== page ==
A senior White House official described as “maddening” Joaquin “El Chapo” Guzman’s boasts about sending illegal narcotics to America, but he declined to say Sunday if actor Sean Penn faced potential legal liability for meeting with the fugitive drug kingpin.
Denis McDonough, the White House chief of staff, was asked on several TV talk shows Sunday about Guzman’s recapture on Friday and the surprising disclosure that Penn had interviewed him at length in October for a potential film project.
McDonough focused on what he called Guzman’s “braggadocios” comments about how his cartel has distributed illegal drugs throughout the world.
“I supply more heroin, methamphetamine, cocaine and marijuana than anybody else in the world,” Guzman told Penn, according to the actor’s account in Rolling Stone. “I have a fleet of submarines, airplanes, trucks and boats.”
Speaking on CNN’s “State of the Union,” McDonough called the remarks “maddening.”
“We see a heroin epidemic, opioid addiction epidemic in this country,” he said. “We’re going to stay on top of this with our Mexican counterparts until we get that back in the box. But El Chapo is behind bars and that’s where he should stay.”
McDonough said he had not read the Rolling Stone interview but had read reports about it. McDonough was asked if the United States would help facilitate Penn being questioned by Mexican law enforcement if they wanted it.
Separately on ABC’s “This Week,” McDonough said he would “let somebody else sort out what Sean Penn did and didn’t do.”
Republican presidential hopeful Marco Rubio, who also appeared on “This Week,” first brushed off questions about Penn’s role.
“Sean Penn is not someone I spend a lot of time thinking about,” the Florida senator said. “I didn’t even know he was still around. I think he made movies a long time ago or something.”
A newspaper shows a picture of drug lord Joaquin Guzman, aka “El Chapo,” shaking hands with actor Sean Penn, left, as seen at a newsstand in Mexico City on Sunday.(PEDRO PARDO / AFP/Getty Images)
Drug kingpin Joaquin “El Chapo” Guzman is escorted to a helicopter at Mexico City’s airport on Friday following his recapture during an intense military operation in Los Mochis, in Sinaloa State.(ALFREDO ESTRELLA / AFP/Getty Images)
Forensic experts document the scene where one man was killed by security forces during the firefight that ensued to capture Joaquin “El Chapo” Guzman in a house under construction in Los Mochis, Mexico, Friday, Jan. 8, 2016.(Christian Palma / AP)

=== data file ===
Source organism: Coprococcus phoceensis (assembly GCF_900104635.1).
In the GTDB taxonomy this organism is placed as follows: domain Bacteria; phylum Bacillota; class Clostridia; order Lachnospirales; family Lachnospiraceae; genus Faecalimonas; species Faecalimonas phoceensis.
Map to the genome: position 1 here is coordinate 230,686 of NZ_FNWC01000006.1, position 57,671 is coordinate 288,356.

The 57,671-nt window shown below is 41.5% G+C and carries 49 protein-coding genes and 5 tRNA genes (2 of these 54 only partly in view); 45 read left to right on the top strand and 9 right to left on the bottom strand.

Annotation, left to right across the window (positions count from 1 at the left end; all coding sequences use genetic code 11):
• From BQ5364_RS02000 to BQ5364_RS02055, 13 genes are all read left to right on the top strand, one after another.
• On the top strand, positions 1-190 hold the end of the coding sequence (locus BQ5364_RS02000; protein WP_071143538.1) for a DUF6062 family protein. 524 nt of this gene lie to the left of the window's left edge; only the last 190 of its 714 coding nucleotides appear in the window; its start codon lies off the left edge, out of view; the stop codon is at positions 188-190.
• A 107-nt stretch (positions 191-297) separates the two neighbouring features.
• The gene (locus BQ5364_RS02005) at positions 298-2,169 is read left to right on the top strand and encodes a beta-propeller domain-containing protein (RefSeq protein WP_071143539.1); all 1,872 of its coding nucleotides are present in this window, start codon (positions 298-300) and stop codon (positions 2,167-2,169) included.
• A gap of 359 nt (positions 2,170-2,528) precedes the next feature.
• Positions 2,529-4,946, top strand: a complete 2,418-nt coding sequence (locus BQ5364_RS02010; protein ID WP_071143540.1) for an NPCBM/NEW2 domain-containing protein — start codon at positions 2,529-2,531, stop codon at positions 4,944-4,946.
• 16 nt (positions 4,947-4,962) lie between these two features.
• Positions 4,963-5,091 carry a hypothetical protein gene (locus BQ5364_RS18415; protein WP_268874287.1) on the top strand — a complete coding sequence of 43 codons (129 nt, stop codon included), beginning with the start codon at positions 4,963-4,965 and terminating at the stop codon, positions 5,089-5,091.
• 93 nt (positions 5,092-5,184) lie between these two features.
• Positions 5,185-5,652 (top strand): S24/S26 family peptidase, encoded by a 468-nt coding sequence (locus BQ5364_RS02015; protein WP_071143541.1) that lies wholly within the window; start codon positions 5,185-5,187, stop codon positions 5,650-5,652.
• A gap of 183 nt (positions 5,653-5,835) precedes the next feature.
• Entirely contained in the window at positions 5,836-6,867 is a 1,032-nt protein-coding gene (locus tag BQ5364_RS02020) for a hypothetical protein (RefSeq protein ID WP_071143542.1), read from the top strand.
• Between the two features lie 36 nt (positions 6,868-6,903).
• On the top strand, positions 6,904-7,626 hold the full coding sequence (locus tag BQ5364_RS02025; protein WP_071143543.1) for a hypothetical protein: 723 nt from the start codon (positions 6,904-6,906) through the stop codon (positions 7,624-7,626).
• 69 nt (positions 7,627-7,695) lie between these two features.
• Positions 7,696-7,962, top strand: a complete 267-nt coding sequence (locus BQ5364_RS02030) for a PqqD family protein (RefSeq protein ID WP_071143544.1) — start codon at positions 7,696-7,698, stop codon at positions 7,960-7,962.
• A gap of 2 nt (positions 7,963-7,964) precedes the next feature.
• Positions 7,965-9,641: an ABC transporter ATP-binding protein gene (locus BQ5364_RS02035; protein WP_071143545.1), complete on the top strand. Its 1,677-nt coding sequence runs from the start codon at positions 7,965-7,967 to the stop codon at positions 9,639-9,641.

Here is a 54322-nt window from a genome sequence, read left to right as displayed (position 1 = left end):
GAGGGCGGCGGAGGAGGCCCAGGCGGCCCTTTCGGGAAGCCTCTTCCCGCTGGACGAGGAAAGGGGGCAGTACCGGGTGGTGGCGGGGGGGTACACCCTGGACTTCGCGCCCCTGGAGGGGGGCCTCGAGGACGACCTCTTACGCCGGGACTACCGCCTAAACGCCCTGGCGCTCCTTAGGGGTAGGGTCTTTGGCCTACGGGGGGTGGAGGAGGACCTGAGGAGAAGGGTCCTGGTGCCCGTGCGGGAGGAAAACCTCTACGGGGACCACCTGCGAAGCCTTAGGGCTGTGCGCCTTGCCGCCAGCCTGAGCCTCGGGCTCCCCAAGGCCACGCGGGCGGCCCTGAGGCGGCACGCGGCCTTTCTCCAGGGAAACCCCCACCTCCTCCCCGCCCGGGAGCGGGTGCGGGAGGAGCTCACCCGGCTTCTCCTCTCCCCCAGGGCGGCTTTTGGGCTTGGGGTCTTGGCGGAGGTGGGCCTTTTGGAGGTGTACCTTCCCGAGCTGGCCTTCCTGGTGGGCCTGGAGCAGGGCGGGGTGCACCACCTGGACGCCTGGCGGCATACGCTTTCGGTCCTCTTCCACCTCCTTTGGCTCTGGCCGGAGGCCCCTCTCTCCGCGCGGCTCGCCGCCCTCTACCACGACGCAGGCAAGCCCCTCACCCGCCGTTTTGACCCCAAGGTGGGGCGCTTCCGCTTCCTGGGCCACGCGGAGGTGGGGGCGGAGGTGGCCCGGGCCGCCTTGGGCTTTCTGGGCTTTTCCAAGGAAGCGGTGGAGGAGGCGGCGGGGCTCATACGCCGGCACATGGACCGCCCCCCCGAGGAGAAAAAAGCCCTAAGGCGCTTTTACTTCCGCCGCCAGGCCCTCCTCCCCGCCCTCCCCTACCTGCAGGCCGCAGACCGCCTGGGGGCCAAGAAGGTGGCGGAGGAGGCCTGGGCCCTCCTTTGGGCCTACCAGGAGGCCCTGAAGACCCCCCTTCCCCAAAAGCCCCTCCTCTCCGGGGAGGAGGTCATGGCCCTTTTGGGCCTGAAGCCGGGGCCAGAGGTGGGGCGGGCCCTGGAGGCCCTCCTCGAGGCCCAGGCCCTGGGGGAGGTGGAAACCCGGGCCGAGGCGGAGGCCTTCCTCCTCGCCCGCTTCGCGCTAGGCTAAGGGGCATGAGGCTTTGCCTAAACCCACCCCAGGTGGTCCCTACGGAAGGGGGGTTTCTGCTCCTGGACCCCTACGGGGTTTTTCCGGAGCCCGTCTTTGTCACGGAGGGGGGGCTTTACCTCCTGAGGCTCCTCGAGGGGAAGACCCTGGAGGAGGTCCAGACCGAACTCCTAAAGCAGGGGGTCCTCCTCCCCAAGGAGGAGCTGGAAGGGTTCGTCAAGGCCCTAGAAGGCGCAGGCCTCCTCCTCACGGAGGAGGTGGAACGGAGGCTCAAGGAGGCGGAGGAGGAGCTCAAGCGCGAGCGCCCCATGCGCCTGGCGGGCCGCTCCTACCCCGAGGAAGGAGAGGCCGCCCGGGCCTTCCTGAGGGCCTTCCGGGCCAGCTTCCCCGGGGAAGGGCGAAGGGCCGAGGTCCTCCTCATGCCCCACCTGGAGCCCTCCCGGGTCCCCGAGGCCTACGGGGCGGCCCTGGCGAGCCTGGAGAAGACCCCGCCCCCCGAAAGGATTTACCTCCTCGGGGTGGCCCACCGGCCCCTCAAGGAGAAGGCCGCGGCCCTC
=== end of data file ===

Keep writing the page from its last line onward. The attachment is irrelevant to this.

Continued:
Federal police patrol on the perimeters of the Altiplano maximum security prison in Almoloya, west of Mexico City, on Saturday, where Joaquin “El Chapo” Guzman, head of the Sinaloa drug cartel, is being held after his recapture on Friday. Guzman was sent back to the maximum-security prison from where he escaped last July 11 through an elaborate tunnel.(Marco Ugarte / AP)
Mexican marines inspect a manhole where high-powered weapons were found to be abandoned, in the neighborhood where special forces had located the world’s most-wanted drug lord Joaquin “El Chapo” Guzman, in Los Mochis, Mexico, Saturday, Jan. 9, 2016.(Christian Palma / AP)
An abandoned weapon is propped against a storm drain wall in the neighborhood where special forces had located the world’s most-wanted drug lord, Joaquin “El Chapo” Guzman, in Los Mochis, Mexico, Saturday, Jan. 9, 2016.(Christian Palma / AP)
Mexico Atty. Gen. Arely Gomez, second from right, looks at the end of a tunnel through which Mexican drug lord Joaquin "El Chapo” Guzman is believed to have escaped at a house in Almoloya de Juarez, Mexico.(AFP/Getty Images)
Handout picture released by the Attorney General of Mexico (PGR) showing the alleged end of the tunnel through which Mexican drug lord Joaquin “El Chapo” Guzman could have escaped from the Altiplano prison.(-- / AFP/Getty Images)
Mexican officials believe a tunnel that has an opening in this home could have been used by Mexican drug lord El Chapo Guzman to escape from an Altiplano prison.(Yuri Cortez / AFP/Getty Images)
Federal policemen inspect a pipeline under construction by the Altiplano prison in Almoloya de Juarez, Mexico, after Mexican drug lord Joaquin “El Chapo” Guzman escaped.(Yuri Cortez / AFP/Getty Images)
Joaquin “El Chapo” Guzman, head of Mexico’s Sinaloa Cartel, is escorted to a helicopter in Mexico City after his February 2014 capture in Mazatlan.(Eduardo Verdugo / Associated Press)
A policeman searches outside the Altiplano prison in Almoloya de Juarez, Mexico, after Mexican drug lord Joaquin “El Chapo” Guzman escaped.(Yuri Cortez / AFP/Getty Images)
Police inspect a vehicle as they search for escaped drug lord Joaquin “El Chapo” Guzman around the Almoloya de Juarez prison in Toluca, Mexico.(Marco Ugarte / Associated Press)
The Altiplano prison in Almoloya de Juarez, Toluca, Mexico, which Joaquin Guzman escaped.(Yuri Cortez / AFP/Getty Images)
Mexican soldiers search for drug trafficker Joaquin Guzman along the highway between Mexico City and Toluca.(Yuri Cortez / AFP/Getty Images)
Federal police stand outside the Altiplano prison in Almoloya de Juarez, Toluca, Mexico, after Mexican drug trafficker Joaquin Guzman escaped.(Yuri Cortez / AFP/Getty Images)
Rubio said he hoped that the Mexican government extradites Guzman to the United States. Then he returned to Penn’s role in the case.
“If one of these American actors, who have benefited from the greatness of this country, who have made money from our free enterprise system, want to go fawn all over a criminal and a drug trafficker in their interviews, they have a constitutional right to do it,” he said. “I find it grotesque.”
A Justice Department spokesman Sunday declined to comment on questions surrounding Penn’s role.
MORE ON ‘EL CHAPO’